During the Brexit debate, the DUP and its MPs were on familiar ground. Oppose and don’t blink. Do what’s worked in the past. Don’t make concessions as they’ll only lead to more. Opposing the Good Friday Agreement eventually won them political ascendancy and the pathway to legitimising taking power via the St Andrew’s Agreement. But this time it didn’t work. Opposing a UK-wide customs alignment backstop eventually got them a Northern Ireland-only customs alignment, a frontstop in the form of the NI Protocol. In the process, Brexit revealed contradictory thinking within the party. You can dig up audio of Sir Jeffery Donaldson being asked on the day the UK and EU negotiators eventually published their December 2017 Joint Report if this was a great day for Northern Ireland and answering ‘Absolutely’. We now know that the commitment in that Report to avoid a hard land border on the island set the course for where we now are post-Brexit, but Donaldson was minded to consider the opportunities of remaining connected to both the EU and UK. You’d be hard pressed, on the other hand, to find him enthusing about the type of No-Deal/WTO-terms Brexit that Sammy Wilson was receptive to.
Now what’s the easiest way to smooth over internal inconsistency? Agree on what you disagree with. Be my enemy’s enemy and that will make us friends. In opposing the backstop, the DUP drew very little attention to any contradictions in what they were saying should be done instead. But now Stormont’s back and governing is on again and contradictions, such as between what is said about the Protocol versus what is done about the Protocol, are harder to conceal.
Should the bifurcation of leader and First Minister-designate transpire, the DUP’s leadership will more readily resemble some of their Executive colleagues/electoral opponents. The UUP is represented in the Executive by its former leader, while Steve Aiken focuses on reviving the party. The SDLP’s leader is not sitting at Stormont with its Deputy holding its one ministry. Sinn Féin’s case is interesting, as its President is in Dublin. As the elected Vice-President of the party, Michelle O’Neill is unambiguously its senior Northern figure, though that election came subsequent to an appointment by Gerry Adams as the party’s nominee for Deputy First Minister following Martin McGuinness’s resignation in 2017. This process has drawn Sinn Féin criticism for a lack of internal democracy, so it’s interesting that theirs is the one the DUP process may end up most closely resembling. The odd one out? Naomi Long opted not to delegate the Justice Ministry to a colleague. She has therefore chosen to own a record as a minister and co-own the record of the Executive.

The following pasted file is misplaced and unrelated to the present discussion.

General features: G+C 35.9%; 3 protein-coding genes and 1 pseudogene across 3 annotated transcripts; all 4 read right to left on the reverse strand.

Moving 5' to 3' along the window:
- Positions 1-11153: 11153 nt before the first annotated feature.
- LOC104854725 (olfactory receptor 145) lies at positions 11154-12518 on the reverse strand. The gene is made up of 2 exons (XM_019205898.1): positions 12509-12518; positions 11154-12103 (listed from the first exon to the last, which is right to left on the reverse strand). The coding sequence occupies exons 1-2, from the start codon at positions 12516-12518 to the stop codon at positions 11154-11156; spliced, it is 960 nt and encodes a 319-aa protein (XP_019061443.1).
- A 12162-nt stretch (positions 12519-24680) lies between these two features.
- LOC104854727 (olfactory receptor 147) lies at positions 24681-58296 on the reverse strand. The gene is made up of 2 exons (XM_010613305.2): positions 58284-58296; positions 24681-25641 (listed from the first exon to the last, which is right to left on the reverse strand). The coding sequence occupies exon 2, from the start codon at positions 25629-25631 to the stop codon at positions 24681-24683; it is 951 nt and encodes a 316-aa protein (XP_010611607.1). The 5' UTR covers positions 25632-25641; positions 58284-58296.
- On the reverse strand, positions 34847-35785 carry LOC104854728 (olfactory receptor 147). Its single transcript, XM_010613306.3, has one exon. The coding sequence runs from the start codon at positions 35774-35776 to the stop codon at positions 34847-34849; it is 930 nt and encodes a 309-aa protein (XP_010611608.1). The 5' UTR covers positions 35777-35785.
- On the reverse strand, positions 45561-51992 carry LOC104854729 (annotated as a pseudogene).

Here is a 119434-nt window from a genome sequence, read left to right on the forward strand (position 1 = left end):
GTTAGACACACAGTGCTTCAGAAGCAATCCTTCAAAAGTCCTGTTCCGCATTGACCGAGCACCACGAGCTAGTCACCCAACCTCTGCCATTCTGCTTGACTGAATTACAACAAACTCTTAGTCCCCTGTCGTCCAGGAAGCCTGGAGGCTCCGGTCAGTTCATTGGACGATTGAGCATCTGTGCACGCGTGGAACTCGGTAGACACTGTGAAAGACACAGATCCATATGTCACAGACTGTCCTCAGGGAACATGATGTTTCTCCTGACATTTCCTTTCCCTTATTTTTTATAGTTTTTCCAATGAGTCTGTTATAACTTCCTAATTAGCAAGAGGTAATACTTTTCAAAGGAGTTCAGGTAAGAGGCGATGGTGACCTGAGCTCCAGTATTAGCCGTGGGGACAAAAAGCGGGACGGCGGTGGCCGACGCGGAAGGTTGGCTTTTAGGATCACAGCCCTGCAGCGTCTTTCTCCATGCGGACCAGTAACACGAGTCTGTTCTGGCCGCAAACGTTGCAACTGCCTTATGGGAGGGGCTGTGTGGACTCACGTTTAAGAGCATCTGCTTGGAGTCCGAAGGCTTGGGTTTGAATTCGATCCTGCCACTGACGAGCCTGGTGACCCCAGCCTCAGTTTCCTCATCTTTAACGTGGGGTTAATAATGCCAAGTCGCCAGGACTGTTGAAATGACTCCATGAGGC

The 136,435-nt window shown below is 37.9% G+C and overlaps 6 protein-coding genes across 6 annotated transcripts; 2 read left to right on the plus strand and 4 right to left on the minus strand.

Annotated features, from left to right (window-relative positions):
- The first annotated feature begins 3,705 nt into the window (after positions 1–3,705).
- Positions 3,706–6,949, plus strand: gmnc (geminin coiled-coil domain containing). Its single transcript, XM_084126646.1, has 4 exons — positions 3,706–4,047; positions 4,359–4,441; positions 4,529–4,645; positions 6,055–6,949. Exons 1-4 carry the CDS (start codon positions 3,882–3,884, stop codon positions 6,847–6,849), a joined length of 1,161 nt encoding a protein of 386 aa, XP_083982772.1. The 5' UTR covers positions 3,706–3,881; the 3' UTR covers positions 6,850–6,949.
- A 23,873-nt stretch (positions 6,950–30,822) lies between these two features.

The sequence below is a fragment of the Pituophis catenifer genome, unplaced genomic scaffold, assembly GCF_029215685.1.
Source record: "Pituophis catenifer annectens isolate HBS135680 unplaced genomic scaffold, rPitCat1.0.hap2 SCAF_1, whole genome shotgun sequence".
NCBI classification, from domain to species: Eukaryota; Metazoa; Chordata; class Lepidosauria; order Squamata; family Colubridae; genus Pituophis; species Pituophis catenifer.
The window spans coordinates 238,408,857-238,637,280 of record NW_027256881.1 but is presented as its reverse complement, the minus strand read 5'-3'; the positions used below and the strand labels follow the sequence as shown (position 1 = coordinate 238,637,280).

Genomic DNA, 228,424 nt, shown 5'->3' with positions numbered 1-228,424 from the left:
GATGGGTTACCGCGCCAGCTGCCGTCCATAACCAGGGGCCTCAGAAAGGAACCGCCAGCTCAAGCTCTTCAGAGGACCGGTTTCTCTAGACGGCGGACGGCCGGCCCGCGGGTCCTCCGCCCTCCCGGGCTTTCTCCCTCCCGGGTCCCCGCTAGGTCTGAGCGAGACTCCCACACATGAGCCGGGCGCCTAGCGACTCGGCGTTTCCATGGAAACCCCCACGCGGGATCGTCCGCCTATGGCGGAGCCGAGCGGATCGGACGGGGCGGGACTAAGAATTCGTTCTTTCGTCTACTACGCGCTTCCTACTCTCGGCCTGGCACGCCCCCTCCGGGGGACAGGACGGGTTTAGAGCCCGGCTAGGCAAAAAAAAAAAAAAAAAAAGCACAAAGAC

But again, what does this say of the DUP’s self-concept. Surely were they not meant to be above all that? Seeing itself as Unionism’s natural and true voice, the party of 2007 wouldn’t have considered the need for Unionism to be led from one office and the Stormont government from another. It suggests a party much less sure of its footing than that of its first three leaders. And it is an admission of same.
Finally, what does it say when the DUP is the institution which its senior members are manoeuvring to take charge of and lead, while the institution of the Executive Office seems to have become at best to an afterthought, or perhaps a potato too hot to juggle?